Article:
--Surge voltage - while you're using some type of electrical appliance or a telephone, lighting strikes the source of power or network connected to the device and you receive a shock.
The worst kind of lightning experience is a direct strike - statistically, it's the most fatal. Being hit by a side flash or through contact potential are the next in the level of severity, with step voltage third and surge voltage last. Basically, the amount of current and voltage going through your body lessens with each of these types of strikes. If you're a victim of a direct strike, the full impact of the lightning courses through your body. In the other scenarios, the intensity is lessened because some of the energy is dispersed elsewhere. The circulatory, respiratory, and nervous systems are most commonly affected when a person is struck by lightning:

--Circulatory: Reportedly, the majority of fatalities resulting from direct strikes are due to cardiac arrest. Ironically, were someone nearby with an automatic external defibrillator, to administer another electric shock to the heart, the victim might survive.
--Respiratory: The greatest threat to the respiratory system is paralysis. Artificial respiration is required so the victim won't die from lack of oxygen.

--Nervous: When the central nervous system is affected, a number of side effects can occur such as dementia, amnesia, temporary paralysis, impaired reflexes, memory gaps and anxiety or depression.
According to the National Weather Service, and as seen at this website: http://www.lightningsafety.noaa.gov/, here are some tips to stay safe from lightning:

What You Need to Know
·         NO PLACE outside is safe when thunderstorms are in the area!!
·         If you hear thunder, lightning is close enough to strike you.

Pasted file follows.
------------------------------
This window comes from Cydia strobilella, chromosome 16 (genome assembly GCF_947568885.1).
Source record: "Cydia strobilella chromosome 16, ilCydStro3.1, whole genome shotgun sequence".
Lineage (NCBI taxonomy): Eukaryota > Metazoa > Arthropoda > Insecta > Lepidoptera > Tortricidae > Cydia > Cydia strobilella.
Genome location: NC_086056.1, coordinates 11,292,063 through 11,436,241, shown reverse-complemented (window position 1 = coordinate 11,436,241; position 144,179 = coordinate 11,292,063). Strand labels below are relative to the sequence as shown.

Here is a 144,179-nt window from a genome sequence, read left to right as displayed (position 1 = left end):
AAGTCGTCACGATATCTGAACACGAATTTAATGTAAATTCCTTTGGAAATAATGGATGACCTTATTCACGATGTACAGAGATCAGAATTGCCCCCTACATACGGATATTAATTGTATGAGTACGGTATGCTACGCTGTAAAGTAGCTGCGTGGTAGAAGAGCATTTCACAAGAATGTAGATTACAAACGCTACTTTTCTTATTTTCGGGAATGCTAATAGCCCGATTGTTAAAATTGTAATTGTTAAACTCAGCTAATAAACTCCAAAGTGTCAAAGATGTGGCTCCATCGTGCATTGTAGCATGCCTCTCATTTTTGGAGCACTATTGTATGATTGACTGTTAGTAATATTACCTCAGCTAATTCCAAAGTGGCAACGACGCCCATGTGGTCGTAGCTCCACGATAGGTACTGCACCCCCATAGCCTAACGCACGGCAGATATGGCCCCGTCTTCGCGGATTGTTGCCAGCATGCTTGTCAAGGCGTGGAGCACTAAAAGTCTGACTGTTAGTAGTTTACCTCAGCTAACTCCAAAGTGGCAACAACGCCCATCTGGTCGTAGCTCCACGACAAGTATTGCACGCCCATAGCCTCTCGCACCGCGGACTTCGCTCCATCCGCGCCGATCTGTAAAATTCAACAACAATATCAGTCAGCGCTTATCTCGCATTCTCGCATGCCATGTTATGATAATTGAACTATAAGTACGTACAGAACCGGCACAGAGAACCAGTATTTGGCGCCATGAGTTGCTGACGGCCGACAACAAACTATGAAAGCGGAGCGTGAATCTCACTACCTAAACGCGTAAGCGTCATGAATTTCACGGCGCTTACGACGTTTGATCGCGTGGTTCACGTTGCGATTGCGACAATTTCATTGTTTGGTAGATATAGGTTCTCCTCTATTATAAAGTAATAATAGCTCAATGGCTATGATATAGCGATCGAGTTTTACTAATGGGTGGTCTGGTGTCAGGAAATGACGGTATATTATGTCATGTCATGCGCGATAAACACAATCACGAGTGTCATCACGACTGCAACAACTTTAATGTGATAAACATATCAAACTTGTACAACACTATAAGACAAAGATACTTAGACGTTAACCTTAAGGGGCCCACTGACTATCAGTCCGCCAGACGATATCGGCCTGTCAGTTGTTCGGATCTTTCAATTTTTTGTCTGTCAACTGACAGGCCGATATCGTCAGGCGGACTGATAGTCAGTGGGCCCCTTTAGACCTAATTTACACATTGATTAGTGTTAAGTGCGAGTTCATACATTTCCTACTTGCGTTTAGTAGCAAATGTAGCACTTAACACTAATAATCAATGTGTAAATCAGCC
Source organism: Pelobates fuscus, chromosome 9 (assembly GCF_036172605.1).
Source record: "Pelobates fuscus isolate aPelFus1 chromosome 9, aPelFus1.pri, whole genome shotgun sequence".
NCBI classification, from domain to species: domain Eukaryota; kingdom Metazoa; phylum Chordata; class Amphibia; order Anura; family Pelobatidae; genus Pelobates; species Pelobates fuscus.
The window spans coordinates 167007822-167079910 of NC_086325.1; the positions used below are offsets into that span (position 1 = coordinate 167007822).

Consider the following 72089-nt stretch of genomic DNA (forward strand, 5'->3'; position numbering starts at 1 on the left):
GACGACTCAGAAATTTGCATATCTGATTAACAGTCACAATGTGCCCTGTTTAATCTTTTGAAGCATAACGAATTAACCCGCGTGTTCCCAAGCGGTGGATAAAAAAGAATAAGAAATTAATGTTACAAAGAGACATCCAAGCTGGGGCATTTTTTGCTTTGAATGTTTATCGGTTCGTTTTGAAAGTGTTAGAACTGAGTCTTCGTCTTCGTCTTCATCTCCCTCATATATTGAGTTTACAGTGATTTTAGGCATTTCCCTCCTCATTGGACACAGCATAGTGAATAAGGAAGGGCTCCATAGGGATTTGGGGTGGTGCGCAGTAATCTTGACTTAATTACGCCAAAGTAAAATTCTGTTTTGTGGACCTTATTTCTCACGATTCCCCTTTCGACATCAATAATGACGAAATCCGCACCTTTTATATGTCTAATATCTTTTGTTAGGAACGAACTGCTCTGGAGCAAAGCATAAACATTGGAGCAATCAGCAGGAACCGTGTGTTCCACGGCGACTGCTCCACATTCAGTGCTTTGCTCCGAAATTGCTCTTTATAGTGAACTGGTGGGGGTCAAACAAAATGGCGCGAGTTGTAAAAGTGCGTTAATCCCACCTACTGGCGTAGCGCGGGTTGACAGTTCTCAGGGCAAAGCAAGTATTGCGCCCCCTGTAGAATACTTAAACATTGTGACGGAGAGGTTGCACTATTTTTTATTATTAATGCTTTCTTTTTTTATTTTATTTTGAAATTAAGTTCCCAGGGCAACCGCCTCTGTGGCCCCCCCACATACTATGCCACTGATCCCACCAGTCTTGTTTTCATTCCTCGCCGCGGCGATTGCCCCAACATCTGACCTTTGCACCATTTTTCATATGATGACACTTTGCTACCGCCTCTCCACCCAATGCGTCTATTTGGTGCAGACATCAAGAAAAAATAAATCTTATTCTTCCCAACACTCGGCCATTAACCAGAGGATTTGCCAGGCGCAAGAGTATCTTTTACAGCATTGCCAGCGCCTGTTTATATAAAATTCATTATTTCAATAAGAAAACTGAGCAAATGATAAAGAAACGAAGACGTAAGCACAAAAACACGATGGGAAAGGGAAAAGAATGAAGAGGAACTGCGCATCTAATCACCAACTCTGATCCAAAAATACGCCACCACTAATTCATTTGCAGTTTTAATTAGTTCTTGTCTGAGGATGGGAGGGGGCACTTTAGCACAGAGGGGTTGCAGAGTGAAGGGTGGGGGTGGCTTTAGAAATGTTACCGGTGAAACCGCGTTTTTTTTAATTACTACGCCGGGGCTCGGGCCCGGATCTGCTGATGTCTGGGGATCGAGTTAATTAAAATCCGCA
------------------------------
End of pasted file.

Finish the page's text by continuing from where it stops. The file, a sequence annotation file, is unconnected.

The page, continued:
·         When you hear thunder, immediately move to safe shelter: a substantial building with electricity or plumbing or an enclosed, metal-topped vehicle with windows up.
·         Stay in safe shelter at least 30 minutes after you hear the last sound of thunder.
Indoor Lightning Safety

·         Stay off corded phones, computers and other electrical equipment that put you in direct contact with electricity.
·         Avoid plumbing, including sinks, baths and faucets.
·         Stay away from windows and doors, and stay off porches.
·         Do not lie on concrete floors, and do not lean against concrete walls.
Last Resort Outdoor Risk Reduction Tips

·         If you are caught outside with no safe shelter anywhere nearby the following actions may reduce your risk:
·         Immediately get off elevated areas such as hills, mountain ridges or peaks
·         Never lie flat on the ground
·         Never shelter under an isolated tree
·         Never use a cliff or rocky overhang for shelter
·         Immediately get out and away from ponds, lakes and other bodies of water
·         Stay away from objects that conduct electricity (barbed wire fences, power lines, windmills, etc.)
Lightning is dangerous, no matter when or where. Make sure you practice extreme safety when you could be caught in a situation where lightning may be present. Although you may never be struck by lightning, don’t put yourself in a position where you may be the next story on the six o’clock news because you did get struck.

Until next time.